Investments made in slowing the advance of transmissible diseases across the globe have produced better than average returns in recent years. The world is well on its way to eradicating polio—India, the world’s second most populous country, has rid itself of the disease. Breakthroughs in HIV/AIDS research and clinical trials have afforded the medical community better control of the disease, whereas setbacks have even benefitted the growing knowledge base. A growing concern that is shaping the future of medical research is non-communicable disease (NCD) prevalence— namely cardiovascular diseases, cancers, chronic respiratory diseases and diabetes.
The World Health Organization (WHO) released its Global Action Plan for the Prevention and Control of Noncommunicable Diseases 2013-2020 at the 66th World Health Assembly detailing the strategies WHO, along with United Nations organizations, intergovernmental and nongovernmental groups, will use to reduce premature mortality of NCDs by 25 percent. The goal year for this marked shift is 2025.
From this effort spawned the Union for International Cancer Control’s creation of World Cancer Day as a way to collectively champion improving cancer outcomes through information and message sharing, and dispelling misconceptions around the world. Held every year on February 4, World Cancer Day seeks to break down barriers to accessing cancer prevention and treatment through a strategic public relations initiative. Why the emphasis on cancer?
“Most cancers are preventable by not smoking, diet and regular exercise,” said Melanie Thomas, MD, MS, Endowed Chair in Medical Oncology and Associate Director for Clinical Operations at Hollings Cancer Center at the Medical University of South Carolina (MUSC) who specializes in gastrointestinal cancers. “Smoking is the number one risk factor for pancreatic cancer, and it’s linked to cervical cancer in women. It also increases the chances of developing skin cancer. There’s a multitude of reasons to quit smoking if you can.”
By 2030 the number of cancer deaths will rise to 13.2 million globally if there is no reduction in the current rates of alcohol consumption, tobacco intake and obesity. The facts are incontrovertible: lifestyle changes are a large part of the solution to better health outcomes. For women, understanding the facts is especially important.
“We’ve had the human papillomavirus (HPV) vaccine commercially available for five to seven years. Some of the latest data I’ve seen is that only a third of the eligible females have been vaccinated,” said William Creasman, MD, Distinguished University Professor in the Department of OB/GYN at MUSC whose specialty is gynecological cancers. “You take a look at Australia and England; they’re around 85-90 percent vaccinated.”
Preventing HPV, a sexually transmitted disease and the main cause of cervical cancers, through vaccination ultimately prevents all forms of cervical cancer. However, prevention has been stifled in recent years due to misinformation about perceived lifestyles of young women who opt for the HPV vaccine and its supposed downstream side-effects. Vaccinations for human papillomavirus (HPV) — Gardisil and Cervarix, both FDA-licensed vaccines produced by Merck & Co and GlaxoSmithKline, respectively—are effective in preventing the “targeted HPV types” prior to exposure, according to the Centers for Disease Control and Prevention.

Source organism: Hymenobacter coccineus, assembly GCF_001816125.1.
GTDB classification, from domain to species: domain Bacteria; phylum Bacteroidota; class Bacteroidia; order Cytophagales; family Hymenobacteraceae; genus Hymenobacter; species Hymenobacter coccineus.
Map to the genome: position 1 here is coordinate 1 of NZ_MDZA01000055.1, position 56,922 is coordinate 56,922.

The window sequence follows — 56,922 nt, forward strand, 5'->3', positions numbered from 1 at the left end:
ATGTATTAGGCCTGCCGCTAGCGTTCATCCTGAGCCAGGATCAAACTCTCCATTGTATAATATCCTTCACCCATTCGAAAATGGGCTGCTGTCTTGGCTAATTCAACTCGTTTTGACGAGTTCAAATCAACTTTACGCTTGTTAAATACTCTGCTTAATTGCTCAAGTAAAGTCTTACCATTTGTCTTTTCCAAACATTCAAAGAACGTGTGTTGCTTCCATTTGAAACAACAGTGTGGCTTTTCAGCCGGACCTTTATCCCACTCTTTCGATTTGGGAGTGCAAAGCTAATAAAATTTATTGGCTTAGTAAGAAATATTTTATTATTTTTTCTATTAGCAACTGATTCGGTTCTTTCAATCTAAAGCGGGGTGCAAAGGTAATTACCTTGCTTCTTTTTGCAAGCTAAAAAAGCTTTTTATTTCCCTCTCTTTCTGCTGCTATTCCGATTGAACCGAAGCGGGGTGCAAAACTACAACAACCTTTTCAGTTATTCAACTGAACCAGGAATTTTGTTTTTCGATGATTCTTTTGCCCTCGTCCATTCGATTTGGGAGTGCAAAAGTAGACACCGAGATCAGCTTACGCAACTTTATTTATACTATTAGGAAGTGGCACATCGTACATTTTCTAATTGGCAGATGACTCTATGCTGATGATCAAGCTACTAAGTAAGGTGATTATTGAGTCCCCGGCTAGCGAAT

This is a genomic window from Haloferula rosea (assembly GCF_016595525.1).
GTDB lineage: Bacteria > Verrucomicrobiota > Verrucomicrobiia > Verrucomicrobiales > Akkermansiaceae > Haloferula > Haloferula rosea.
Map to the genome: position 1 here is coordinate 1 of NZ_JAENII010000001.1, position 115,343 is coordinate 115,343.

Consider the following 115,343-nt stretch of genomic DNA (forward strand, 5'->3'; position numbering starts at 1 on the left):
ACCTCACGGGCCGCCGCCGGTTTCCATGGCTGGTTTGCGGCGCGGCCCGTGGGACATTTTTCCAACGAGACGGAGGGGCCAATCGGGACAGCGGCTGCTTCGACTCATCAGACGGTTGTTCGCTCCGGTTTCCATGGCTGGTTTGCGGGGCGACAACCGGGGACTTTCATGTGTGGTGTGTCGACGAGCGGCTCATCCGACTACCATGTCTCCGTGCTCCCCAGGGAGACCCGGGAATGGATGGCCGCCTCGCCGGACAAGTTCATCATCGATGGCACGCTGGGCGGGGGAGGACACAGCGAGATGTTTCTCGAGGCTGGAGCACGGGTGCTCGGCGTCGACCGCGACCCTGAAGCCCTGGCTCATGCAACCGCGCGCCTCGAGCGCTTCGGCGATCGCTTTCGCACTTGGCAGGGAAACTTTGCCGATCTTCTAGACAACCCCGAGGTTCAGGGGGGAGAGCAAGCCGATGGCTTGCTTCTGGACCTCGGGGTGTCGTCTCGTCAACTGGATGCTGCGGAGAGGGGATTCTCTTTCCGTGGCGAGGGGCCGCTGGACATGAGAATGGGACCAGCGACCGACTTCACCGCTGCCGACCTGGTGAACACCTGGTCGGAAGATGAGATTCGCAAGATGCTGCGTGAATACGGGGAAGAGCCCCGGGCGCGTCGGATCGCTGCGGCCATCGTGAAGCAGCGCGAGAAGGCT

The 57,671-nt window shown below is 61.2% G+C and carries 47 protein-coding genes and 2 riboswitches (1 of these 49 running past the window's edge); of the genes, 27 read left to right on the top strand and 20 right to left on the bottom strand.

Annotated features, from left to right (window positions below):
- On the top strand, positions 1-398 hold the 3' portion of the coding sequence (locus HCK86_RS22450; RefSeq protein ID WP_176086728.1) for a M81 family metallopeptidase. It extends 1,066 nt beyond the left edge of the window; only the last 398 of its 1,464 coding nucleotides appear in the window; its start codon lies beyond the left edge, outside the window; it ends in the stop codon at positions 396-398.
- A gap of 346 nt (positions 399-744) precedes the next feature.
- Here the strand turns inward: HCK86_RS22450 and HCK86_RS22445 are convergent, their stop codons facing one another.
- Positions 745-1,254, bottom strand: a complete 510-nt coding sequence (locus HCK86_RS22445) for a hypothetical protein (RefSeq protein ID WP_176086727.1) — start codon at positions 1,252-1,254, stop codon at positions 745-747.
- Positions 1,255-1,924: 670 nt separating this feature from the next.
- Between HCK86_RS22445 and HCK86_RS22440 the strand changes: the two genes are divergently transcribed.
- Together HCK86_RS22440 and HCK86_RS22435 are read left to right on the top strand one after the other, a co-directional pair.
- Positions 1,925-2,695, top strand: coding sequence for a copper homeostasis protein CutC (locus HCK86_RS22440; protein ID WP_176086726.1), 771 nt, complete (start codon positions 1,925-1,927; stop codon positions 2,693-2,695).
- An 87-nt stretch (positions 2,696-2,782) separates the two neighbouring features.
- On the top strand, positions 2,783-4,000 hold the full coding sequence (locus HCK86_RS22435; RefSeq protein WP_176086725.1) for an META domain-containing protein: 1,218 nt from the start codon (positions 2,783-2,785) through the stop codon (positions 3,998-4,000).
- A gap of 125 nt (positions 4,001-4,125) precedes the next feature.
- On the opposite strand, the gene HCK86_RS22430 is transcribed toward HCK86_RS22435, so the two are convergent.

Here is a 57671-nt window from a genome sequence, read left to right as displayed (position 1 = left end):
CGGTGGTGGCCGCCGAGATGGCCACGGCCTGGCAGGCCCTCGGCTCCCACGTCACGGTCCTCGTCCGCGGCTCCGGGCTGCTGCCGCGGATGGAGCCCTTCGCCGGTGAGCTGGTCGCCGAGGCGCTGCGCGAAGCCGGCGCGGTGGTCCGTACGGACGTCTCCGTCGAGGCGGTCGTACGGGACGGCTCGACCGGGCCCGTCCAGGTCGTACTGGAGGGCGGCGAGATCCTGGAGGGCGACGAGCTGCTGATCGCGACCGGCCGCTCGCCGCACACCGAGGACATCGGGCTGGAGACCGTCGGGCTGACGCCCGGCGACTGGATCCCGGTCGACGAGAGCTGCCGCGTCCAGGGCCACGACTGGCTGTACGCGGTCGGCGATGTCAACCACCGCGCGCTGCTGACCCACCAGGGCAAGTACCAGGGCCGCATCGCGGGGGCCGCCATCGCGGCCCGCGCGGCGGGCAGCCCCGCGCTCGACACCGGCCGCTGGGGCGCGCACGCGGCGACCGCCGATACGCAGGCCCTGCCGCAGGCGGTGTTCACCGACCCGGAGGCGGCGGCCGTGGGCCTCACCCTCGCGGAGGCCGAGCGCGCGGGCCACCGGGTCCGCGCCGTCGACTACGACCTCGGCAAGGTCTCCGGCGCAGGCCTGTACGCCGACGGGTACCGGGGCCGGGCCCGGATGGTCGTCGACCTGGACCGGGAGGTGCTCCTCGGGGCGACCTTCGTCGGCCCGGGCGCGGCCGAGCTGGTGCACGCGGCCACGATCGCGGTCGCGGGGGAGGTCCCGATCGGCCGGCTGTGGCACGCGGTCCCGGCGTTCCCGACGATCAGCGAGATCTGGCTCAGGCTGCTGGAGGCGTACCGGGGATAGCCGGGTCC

Creasman continues, “Cervical cancer, if we vaccinated everyone, can essentially be eliminated in a generation and we will no longer have to worry about it. It is, however, hard to break down barriers to getting vaccinated. ”
Cancer and the world
World Cancer Day steers the discussion beyond the barriers and misguided beliefs about cancer to fact-based explanations comprehensible for the laity. What we need to discuss; the importance of understanding the fundamental concepts of cancer; resources versus outcomes; and understanding rights as a patient are the core messages this initiative plans to relay to the world. Thomas has not only promoted these messages through her work in the U.S., but also abroad in Central and South America.
“We are used to so much technology and high expectations here in the U.S.,” remarked Thomas. “What you only have with you in a place like Honduras is yourself, your knowledge and your openness about the disease. These things are universal.”
Screening for cancers is a problem not unique to any country. But it is especially difficult gaining higher rates of screening compliance in the developing world due to a confluence of cultural norm adherence, religious beliefs, and inadequate resources. Creasman has seen facilities and infrastructure in Central America nary of the financial support you would find in the developed world.
“Costa Rica is not a third world country medically compared to Honduras—much closer to the quality in the U.S.,” said Creasman. “Yet Hondurans, for instance, still use external radiation equipment we stopped using 30-50 years ago to screen patients, and they would treat around 100 patients a day on one machine. We would never do that in the states.”
World Cancer Day recognizes the shrinking of the world and connecting of nations in the global community. Ideas, movements and innovation in recent times have rapidly spread through the power of the internet and social media. This year’s initiative is harnessing this power to dispel myths and misconceptions about cancer heard around the world. MUSC has joined the fight in spreading awareness and information by soliciting the expertise of clinicians and researchers who have practiced the world over. Join the MUSC and global community by helping us “Debunk the Myths” for World Cancer Day 2014.
This article was written in observance of World Cancer Day on February 4, 2014. For more information about World Cancer Day, please visit worldcancerday.org